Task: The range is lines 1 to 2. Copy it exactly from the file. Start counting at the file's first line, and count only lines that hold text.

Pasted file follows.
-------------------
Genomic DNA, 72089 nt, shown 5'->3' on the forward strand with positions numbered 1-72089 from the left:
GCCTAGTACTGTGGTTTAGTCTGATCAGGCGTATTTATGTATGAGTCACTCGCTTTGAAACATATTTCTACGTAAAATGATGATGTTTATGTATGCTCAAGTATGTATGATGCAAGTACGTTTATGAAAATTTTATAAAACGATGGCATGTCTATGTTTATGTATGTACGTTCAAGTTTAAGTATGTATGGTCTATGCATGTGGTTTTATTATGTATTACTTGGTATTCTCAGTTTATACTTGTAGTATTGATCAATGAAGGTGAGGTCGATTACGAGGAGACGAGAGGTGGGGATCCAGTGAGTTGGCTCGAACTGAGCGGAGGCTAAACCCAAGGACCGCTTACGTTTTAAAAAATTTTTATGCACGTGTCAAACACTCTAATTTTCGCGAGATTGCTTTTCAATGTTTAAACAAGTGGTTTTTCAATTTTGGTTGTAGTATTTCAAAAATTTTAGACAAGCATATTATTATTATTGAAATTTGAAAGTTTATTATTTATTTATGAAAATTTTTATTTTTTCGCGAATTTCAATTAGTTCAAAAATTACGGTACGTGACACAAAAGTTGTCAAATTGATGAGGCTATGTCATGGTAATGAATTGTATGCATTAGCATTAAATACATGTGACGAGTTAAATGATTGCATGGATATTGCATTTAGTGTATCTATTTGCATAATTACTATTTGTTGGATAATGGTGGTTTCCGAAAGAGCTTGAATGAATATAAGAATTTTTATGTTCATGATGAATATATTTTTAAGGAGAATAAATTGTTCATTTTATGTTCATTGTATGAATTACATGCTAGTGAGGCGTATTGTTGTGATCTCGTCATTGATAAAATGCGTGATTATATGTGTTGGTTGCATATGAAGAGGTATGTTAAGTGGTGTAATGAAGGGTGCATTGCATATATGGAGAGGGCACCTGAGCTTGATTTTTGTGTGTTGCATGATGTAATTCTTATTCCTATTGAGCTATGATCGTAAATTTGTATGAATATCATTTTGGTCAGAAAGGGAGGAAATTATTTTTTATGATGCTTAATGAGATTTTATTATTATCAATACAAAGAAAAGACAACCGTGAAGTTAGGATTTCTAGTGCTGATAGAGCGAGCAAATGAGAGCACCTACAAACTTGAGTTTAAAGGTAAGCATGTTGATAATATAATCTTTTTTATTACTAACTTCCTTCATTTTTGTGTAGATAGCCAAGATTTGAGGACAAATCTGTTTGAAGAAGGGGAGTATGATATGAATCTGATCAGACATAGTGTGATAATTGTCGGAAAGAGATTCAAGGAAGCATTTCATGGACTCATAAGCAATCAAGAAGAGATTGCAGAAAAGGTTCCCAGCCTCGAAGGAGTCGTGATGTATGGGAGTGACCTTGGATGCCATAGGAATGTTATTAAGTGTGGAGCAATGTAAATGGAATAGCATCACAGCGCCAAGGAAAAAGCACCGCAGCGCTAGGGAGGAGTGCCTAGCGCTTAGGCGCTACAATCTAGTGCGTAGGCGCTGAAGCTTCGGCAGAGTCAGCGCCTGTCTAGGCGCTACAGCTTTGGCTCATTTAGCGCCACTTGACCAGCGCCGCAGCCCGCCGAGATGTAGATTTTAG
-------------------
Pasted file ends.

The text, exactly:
Genomic DNA, 72089 nt, shown 5'->3' on the forward strand with positions numbered 1-72089 from the left:
GCCTAGTACTGTGGTTTAGTCTGATCAGGCGTATTTATGTATGAGTCACTCGCTTTGAAACATATTTCTACGTAAAATGATGATGTTTATGTATGCTCAAGTATGTATGATGCAAGTACGTTTATGAAAATTTTATAAAACGATGGCATGTCTATGTTTATGTATGTACGTTCAAGTTTAAGTATGTATGGTCTATGCATGTGGTTTTATTATGTATTACTTGGTATTCTCAGTTTATACTTGTAGTATTGATCAATGAAGGTGAGGTCGATTACGAGGAGACGAGAGGTGGGGATCCAGTGAGTTGGCTCGAACTGAGCGGAGGCTAAACCCAAGGACCGCTTACGTTTTAAAAAATTTTTATGCACGTGTCAAACACTCTAATTTTCGCGAGATTGCTTTTCAATGTTTAAACAAGTGGTTTTTCAATTTTGGTTGTAGTATTTCAAAAATTTTAGACAAGCATATTATTATTATTGAAATTTGAAAGTTTATTATTTATTTATGAAAATTTTTATTTTTTCGCGAATTTCAATTAGTTCAAAAATTACGGTACGTGACACAAAAGTTGTCAAATTGATGAGGCTATGTCATGGTAATGAATTGTATGCATTAGCATTAAATACATGTGACGAGTTAAATGATTGCATGGATATTGCATTTAGTGTATCTATTTGCATAATTACTATTTGTTGGATAATGGTGGTTTCCGAAAGAGCTTGAATGAATATAAGAATTTTTATGTTCATGATGAATATATTTTTAAGGAGAATAAATTGTTCATTTTATGTTCATTGTATGAATTACATGCTAGTGAGGCGTATTGTTGTGATCTCGTCATTGATAAAATGCGTGATTATATGTGTTGGTTGCATATGAAGAGGTATGTTAAGTGGTGTAATGAAGGGTGCATTGCATATATGGAGAGGGCACCTGAGCTTGATTTTTGTGTGTTGCATGATGTAATTCTTATTCCTATTGAGCTATGATCGTAAATTTGTATGAATATCATTTTGGTCAGAAAGGGAGGAAATTATTTTTTATGATGCTTAATGAGATTTTATTATTATCAATACAAAGAAAAGACAACCGTGAAGTTAGGATTTCTAGTGCTGATAGAGCGAGCAAATGAGAGCACCTACAAACTTGAGTTTAAAGGTAAGCATGTTGATAATATAATCTTTTTTATTACTAACTTCCTTCATTTTTGTGTAGATAGCCAAGATTTGAGGACAAATCTGTTTGAAGAAGGGGAGTATGATATGAATCTGATCAGACATAGTGTGATAATTGTCGGAAAGAGATTCAAGGAAGCATTTCATGGACTCATAAGCAATCAAGAAGAGATTGCAGAAAAGGTTCCCAGCCTCGAAGGAGTCGTGATGTATGGGAGTGACCTTGGATGCCATAGGAATGTTATTAAGTGTGGAGCAATGTAAATGGAATAGCATCACAGCGCCAAGGAAAAAGCACCGCAGCGCTAGGGAGGAGTGCCTAGCGCTTAGGCGCTACAATCTAGTGCGTAGGCGCTGAAGCTTCGGCAGAGTCAGCGCCTGTCTAGGCGCTACAGCTTTGGCTCATTTAGCGCCACTTGACCAGCGCCGCAGCCCGCCGAGATGTAGATTTTAG